BEIJING (Reuters) - In China’s booming sport utility vehicle (SUV) market, many automakers are selling cars without electronic stability control (ESC) as a standard feature, potentially putting lives at risk from rollover accidents.
SUV sales topped 6 million in China last year, a jump of more than 50 percent in an overall market that grew less than 5 percent, as drivers sought more room for their money. As China’s economy weakens, price-conscious drivers have shifted from foreign brands to cheaper domestic SUVs.
To make the sale, many automakers and dealers only offer ESC as an extra, more expensive, option.
SUVs have a higher centre of gravity putting them more at risk of rolling over. ESC counteracts that, quickly reorienting a skidding vehicle to stop it from rolling. A study published by Annals of Advances in Automotive Medicine found vehicles with ESC are two-thirds less likely to flip.
There is no legal requirement in China for ESC, and German parts maker Bosch [ROBG.UL] says 43 percent of SUVs do not come equipped with this technology.
Industry experts note that China, the world’s biggest autos market, similarly doesn’t legally require anti-lock brakes, and other developing markets including India and Mexico do not require air bags.
In 2007, following a series of SUV rollovers, the United States ordered ESC to be compulsory in all passenger vehicles. The U.S. National Highway Traffic Safety Administration (NHSTA) estimated the change saved more than 2,200 lives over a three year period.
“ESC saves lives,” said Chris Harrison, head of China R&D at Continental AG (CONG.DE), another German car parts and technology firm.
China’s Ministry of Transportation and the Ministry of Industry and Information Technology, generally responsible for regulating the autos industry, did not respond to faxed questions about whether there are plans to make ESC compulsory.
Among the 10 best-selling SUVs in China last year, seven did not have ESC as a standard feature. Those included cars made by Great Wall Motor (601633.SS), Chongqing Changan Automobile (000625.SZ), Anhui Jianghuai Automobile (JAC) (600418.SS) and Chery Automobile [CHERY.UL], according to company representatives and officially published specifications.
The three foreign models in the top-10 are universally equipped with the safety feature, but some cheaper foreign SUVs also do not have ESC as standard in China.
BYD Co Ltd (002594.SZ) (1211.HK), Guangzhou Automobile Group (2238.HK) (601238.SS) and Geely (0175.HK) said some of their models do not have stability control as standard, but it is often available on higher cost packages.
Most of the automakers said their SUVs complied with regulations and reflected consumer demand.
A spokesman for Chery said that with this year’s model all its Tiggo SUVs come with ESC. JAC and Guangzhou Auto said sales of SUVs without ESC are very low and were part of a pricing strategy to attract customers. Geely said the majority of its third-generation vehicles have ESC. Great Wall, Changan and BYD declined to comment.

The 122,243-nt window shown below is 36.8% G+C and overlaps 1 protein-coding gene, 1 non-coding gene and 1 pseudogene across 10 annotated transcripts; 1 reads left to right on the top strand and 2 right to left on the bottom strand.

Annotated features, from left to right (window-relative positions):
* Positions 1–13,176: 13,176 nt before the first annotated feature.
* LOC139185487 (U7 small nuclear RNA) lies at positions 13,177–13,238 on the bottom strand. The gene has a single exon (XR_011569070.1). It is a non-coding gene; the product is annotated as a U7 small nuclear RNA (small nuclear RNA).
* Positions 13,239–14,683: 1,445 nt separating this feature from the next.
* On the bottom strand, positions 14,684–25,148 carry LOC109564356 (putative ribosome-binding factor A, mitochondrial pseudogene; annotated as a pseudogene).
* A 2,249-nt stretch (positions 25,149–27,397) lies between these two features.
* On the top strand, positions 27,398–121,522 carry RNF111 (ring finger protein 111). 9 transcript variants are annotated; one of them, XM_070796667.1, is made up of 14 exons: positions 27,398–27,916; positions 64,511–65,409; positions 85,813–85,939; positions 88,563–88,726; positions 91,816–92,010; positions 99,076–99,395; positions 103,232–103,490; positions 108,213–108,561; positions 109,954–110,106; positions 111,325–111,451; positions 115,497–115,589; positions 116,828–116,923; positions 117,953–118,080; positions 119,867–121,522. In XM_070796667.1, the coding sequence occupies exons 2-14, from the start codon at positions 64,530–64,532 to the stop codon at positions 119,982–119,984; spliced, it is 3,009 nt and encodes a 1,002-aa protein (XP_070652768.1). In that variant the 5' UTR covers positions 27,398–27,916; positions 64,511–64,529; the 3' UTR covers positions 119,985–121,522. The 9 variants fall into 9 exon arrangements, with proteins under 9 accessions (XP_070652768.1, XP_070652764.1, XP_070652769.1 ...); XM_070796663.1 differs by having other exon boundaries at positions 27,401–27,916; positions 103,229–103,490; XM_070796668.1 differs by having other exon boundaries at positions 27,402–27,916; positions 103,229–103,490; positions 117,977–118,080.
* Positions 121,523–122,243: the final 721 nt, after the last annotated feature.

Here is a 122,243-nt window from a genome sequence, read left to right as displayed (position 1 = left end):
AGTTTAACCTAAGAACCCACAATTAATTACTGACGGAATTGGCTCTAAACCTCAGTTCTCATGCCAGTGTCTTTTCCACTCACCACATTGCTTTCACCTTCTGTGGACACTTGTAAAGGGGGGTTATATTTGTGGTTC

It’s hard to gauge whether the lack of ESC in so many SUVs sold in China has contributed to more fatalities.
In the United States, detailed information on every fatal road crash is made publicly available, but in China, crash records and data are often considered state secrets. The World Health Organization estimates China’s overall traffic fatalities could be four times the official figure.
The Ministry of Public Security records only fatal rollover crashes on highways and does not break those down for sedans and SUVs. Its latest available data logged 630 rollovers and 403 deaths on Chinese highways in 2014.
In one instance in 2012, a Sante Fe SUV made by Hawtai Motor skidded on a highway at 110 kms per hour (68 mph), crashed through the barrier and rolled three times, killing a passenger and injuring two others, according to documents provided by a car industry researcher. The vehicle did not have stability control fitted.
Last year, a Sportage SUV made by South Korea’s Kia Motors (000270.KS) and not equipped with ESC skidded and flipped over at 60 kph (37 mph) in snowy conditions, killing one occupant.
Both Hawtai and Kia said their cars comply with all legal requirements and some of their SUV models do have ESC. Hawtai acknowledged that cars without ESC are less safe, but even those with the safety feature are “not 100 percent safe” because of road conditions and driver habits.
BAIC Motor Corp’s (1985.HK) Huansu SUVs, among China’s 2015 top-10, did not offer ESC before last November, according to BAIC dealers and specifications on the automaker’s website.
BAIC sold 181,100 Huansu SUVs last year, according to the China Association of Automobile Manufacturers, with a starting price of just 51,800 yuan ($7,873). In November, BAIC launched its Huansu S6, with ESC optional on cheaper packages, but standard on all but one priced above 96,800 yuan.
Buyers appear either unaware of the risks or of the option to pay more for the safety feature.
“You must give up something if you want a car at that price, so I sacrifice ESC,” said Xu Zhou, a Huansu S3 driver in China’s southern Hunan province. “If a car has ESC, that’s great, but if not, you have to be more careful when you drive.”
Another Huansu owner told Reuters he didn’t know about ESC when he bought the car, and would buy an SUV with stabilisation technology next time.
A spokeswoman for BAIC Huansu said ESC could be offered in the S2 and S3 SUV models at their next redesign as “this option is more and more important.”
With China’s SUV market now so competitive, automakers may look to emphasise safety features such as ESC as a way to differentiate, said Chen Liming, a Bosch regional president overseeing the China electronic stability programme.
“People are willing to buy safety products,” Chen said.
Reporting by Jake Spring and Beijing newsroom; Editing by Norihiko Shirouzu and Ian Geoghegan